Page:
- Kingston Police Path of Strength Smartphone App https://www.kingstonpolice.ca/services-resources/online/path-of-strength-app/
- Kingston Interval House http://kingstonintervalhouse.com/
- Kingston Sexual Assault Centre – http://sackingston.com/
- Resolve Counselling Services Canada https://resolvecounselling.org/
- KFACC (Kingston Frontenac Anti-violence Coordinating Committee) http://kfacc.org/. For men http://kfacc.org/do-you-need-help/for-men/
- Victim Services of Kingston and Frontenac (613-548-4834) http://victimservicesontario.ca/
- Addiction & Mental Health Services - Kingston Frontenac Lennox & Addington https://www.amhs-kfla.ca/
- Ministry of the Attorney General – Violence in the Family https://www.attorneygeneral.jus.gov.on.ca/english/family/violence.php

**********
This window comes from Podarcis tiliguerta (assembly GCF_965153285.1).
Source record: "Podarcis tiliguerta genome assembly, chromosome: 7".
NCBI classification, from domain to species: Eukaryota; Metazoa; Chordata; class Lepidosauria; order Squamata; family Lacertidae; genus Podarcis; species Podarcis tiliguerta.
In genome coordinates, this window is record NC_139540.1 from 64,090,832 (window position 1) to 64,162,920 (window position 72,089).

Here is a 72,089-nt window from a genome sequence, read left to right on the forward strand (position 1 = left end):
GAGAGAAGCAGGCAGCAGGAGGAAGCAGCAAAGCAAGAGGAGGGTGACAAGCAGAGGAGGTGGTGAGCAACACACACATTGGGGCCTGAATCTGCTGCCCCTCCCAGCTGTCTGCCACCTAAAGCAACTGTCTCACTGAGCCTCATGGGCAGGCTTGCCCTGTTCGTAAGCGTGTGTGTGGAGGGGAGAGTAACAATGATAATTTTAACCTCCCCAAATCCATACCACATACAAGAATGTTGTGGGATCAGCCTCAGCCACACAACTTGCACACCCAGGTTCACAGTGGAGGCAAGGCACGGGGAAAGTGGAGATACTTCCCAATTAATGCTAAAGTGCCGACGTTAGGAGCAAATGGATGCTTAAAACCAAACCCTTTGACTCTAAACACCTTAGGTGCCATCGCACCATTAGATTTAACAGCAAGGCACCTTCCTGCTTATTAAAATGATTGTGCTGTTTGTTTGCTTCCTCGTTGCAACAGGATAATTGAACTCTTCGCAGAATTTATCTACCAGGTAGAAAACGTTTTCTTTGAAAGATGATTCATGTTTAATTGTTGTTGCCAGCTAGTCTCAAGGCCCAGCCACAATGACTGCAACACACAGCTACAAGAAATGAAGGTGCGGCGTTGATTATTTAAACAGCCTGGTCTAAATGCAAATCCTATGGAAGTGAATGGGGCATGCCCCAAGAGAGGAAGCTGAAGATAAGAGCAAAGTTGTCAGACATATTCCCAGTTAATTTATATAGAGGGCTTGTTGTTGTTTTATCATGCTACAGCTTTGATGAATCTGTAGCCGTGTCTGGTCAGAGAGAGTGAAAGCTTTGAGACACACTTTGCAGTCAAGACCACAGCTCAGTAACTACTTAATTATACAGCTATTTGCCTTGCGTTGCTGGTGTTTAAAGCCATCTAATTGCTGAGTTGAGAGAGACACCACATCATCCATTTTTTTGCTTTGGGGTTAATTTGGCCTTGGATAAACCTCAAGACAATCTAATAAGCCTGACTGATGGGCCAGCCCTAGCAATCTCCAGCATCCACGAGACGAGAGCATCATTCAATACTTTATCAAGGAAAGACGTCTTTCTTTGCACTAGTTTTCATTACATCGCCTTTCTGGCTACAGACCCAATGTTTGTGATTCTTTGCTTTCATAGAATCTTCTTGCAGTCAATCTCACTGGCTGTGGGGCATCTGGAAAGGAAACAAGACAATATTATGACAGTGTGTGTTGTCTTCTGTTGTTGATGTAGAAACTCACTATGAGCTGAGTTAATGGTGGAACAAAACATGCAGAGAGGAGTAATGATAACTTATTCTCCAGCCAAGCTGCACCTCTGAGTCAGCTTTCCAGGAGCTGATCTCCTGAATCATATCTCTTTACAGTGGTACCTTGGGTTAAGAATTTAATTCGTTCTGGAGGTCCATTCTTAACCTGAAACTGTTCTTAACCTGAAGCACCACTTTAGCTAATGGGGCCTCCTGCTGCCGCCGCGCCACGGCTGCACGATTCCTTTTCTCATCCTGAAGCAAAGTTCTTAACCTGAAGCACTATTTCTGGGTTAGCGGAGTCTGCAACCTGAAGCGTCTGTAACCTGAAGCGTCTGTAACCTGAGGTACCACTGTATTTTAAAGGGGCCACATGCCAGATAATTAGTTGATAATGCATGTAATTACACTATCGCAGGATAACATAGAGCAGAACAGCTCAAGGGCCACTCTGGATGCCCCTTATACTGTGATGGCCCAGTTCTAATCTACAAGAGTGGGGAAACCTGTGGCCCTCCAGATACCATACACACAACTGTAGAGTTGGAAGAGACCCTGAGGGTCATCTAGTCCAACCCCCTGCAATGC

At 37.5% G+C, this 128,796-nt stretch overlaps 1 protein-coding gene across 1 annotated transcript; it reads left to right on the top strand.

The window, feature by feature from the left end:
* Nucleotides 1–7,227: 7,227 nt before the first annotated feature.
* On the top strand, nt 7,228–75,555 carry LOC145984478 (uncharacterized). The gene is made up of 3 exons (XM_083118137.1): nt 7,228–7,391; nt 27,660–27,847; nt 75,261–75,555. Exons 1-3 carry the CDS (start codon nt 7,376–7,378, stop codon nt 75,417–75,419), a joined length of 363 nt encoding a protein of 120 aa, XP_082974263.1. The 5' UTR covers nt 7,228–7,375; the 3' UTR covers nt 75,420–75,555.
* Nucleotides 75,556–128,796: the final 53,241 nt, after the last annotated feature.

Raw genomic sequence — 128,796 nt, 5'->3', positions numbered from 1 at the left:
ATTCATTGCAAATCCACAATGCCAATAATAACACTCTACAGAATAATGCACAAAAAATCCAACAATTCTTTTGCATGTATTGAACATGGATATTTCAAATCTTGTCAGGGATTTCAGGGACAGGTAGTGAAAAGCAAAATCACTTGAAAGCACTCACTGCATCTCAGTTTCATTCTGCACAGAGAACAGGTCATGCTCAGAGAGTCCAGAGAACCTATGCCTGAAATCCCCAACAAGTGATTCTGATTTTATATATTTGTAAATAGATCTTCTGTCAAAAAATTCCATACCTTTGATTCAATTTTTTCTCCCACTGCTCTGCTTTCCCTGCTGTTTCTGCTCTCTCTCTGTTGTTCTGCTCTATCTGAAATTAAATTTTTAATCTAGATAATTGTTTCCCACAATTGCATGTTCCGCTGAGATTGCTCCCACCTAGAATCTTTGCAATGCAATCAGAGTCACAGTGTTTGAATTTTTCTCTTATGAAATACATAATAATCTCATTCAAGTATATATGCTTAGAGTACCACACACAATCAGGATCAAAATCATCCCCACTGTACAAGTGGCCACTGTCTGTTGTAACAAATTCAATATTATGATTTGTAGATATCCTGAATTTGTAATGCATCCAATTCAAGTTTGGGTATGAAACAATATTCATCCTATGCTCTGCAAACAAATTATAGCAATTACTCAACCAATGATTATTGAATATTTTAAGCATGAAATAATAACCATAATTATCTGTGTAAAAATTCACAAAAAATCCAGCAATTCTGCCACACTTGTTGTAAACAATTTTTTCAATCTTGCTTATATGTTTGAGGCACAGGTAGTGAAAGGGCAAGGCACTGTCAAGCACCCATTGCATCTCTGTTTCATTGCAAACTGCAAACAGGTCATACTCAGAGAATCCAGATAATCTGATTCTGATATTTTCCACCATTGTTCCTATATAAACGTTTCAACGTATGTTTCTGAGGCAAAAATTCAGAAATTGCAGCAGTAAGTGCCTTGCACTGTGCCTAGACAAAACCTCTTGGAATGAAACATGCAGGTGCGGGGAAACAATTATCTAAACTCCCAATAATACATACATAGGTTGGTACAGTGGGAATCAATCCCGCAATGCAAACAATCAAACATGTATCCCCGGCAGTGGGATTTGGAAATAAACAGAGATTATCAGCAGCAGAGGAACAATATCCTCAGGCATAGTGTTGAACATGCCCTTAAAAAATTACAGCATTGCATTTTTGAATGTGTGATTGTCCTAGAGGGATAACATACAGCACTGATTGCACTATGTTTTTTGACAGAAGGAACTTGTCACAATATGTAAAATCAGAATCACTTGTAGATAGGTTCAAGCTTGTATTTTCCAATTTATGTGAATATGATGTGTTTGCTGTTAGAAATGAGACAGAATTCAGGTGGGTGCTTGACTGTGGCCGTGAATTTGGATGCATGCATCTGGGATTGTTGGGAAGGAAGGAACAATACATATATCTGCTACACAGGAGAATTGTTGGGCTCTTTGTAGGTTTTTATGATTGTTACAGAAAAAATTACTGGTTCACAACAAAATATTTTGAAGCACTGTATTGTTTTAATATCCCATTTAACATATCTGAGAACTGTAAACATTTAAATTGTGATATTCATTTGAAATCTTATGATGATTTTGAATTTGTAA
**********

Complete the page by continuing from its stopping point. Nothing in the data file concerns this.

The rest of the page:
- Ministry of the Attorney General – Victim Services Directory http://services.findhelp.ca/ovss/
- Ontario Network of Sexual Assault/Domestic Violence Treatment Centres https://www.sadvtreatmentcentres.ca/
- Canadian Centre for Men and Families http://www.menandfamilies.org/
Paths of Strength App
The “Path of Strength” App has been developed by the Kingston Police Sexual Assault Unit.
If you have been sexually assaulted or know someone who has been, this App offers readily available information and resources to help you navigate through this difficult time.
The Path of Strength App provides:
The App is free and is available for Apple and Android devices at:
- Apple Store: https://itunes.apple.com/ca/app/path-of-strength/id1364003262?mt=8
- Google Store: https://play.google.com/store/apps/details?id=com.goodbarber.hello567&hl=en
Kingston Police Canine-Assisted Intervention Dog